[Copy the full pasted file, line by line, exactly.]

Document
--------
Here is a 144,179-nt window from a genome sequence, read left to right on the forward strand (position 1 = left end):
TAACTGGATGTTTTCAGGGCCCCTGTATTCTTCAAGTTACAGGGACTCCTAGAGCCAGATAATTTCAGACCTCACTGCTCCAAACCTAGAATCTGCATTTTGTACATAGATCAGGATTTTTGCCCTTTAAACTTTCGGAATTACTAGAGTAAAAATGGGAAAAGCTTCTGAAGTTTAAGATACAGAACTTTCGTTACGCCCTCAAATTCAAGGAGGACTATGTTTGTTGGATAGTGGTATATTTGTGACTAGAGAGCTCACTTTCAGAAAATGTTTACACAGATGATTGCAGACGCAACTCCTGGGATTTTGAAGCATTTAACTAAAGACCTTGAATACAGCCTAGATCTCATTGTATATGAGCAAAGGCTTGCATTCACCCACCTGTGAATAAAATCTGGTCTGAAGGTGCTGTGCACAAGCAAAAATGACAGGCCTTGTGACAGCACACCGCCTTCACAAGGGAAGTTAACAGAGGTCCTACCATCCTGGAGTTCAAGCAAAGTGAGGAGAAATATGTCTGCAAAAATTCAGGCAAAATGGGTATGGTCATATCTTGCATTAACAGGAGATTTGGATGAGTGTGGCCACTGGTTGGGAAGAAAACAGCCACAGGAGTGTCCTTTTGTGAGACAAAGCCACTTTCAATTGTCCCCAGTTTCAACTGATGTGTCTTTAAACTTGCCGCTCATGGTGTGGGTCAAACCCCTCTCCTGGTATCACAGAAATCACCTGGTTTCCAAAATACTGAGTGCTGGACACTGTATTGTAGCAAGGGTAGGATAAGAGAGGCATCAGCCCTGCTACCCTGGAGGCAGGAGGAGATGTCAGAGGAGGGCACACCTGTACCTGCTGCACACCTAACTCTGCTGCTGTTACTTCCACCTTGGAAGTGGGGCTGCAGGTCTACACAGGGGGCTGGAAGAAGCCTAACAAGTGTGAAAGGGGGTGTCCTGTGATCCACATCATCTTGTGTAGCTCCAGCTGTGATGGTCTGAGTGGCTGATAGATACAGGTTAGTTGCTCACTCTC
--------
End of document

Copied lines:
Here is a 144,179-nt window from a genome sequence, read left to right on the forward strand (position 1 = left end):
TAACTGGATGTTTTCAGGGCCCCTGTATTCTTCAAGTTACAGGGACTCCTAGAGCCAGATAATTTCAGACCTCACTGCTCCAAACCTAGAATCTGCATTTTGTACATAGATCAGGATTTTTGCCCTTTAAACTTTCGGAATTACTAGAGTAAAAATGGGAAAAGCTTCTGAAGTTTAAGATACAGAACTTTCGTTACGCCCTCAAATTCAAGGAGGACTATGTTTGTTGGATAGTGGTATATTTGTGACTAGAGAGCTCACTTTCAGAAAATGTTTACACAGATGATTGCAGACGCAACTCCTGGGATTTTGAAGCATTTAACTAAAGACCTTGAATACAGCCTAGATCTCATTGTATATGAGCAAAGGCTTGCATTCACCCACCTGTGAATAAAATCTGGTCTGAAGGTGCTGTGCACAAGCAAAAATGACAGGCCTTGTGACAGCACACCGCCTTCACAAGGGAAGTTAACAGAGGTCCTACCATCCTGGAGTTCAAGCAAAGTGAGGAGAAATATGTCTGCAAAAATTCAGGCAAAATGGGTATGGTCATATCTTGCATTAACAGGAGATTTGGATGAGTGTGGCCACTGGTTGGGAAGAAAACAGCCACAGGAGTGTCCTTTTGTGAGACAAAGCCACTTTCAATTGTCCCCAGTTTCAACTGATGTGTCTTTAAACTTGCCGCTCATGGTGTGGGTCAAACCCCTCTCCTGGTATCACAGAAATCACCTGGTTTCCAAAATACTGAGTGCTGGACACTGTATTGTAGCAAGGGTAGGATAAGAGAGGCATCAGCCCTGCTACCCTGGAGGCAGGAGGAGATGTCAGAGGAGGGCACACCTGTACCTGCTGCACACCTAACTCTGCTGCTGTTACTTCCACCTTGGAAGTGGGGCTGCAGGTCTACACAGGGGGCTGGAAGAAGCCTAACAAGTGTGAAAGGGGGTGTCCTGTGATCCACATCATCTTGTGTAGCTCCAGCTGTGATGGTCTGAGTGGCTGATAGATACAGGTTAGTTGCTCACTCTC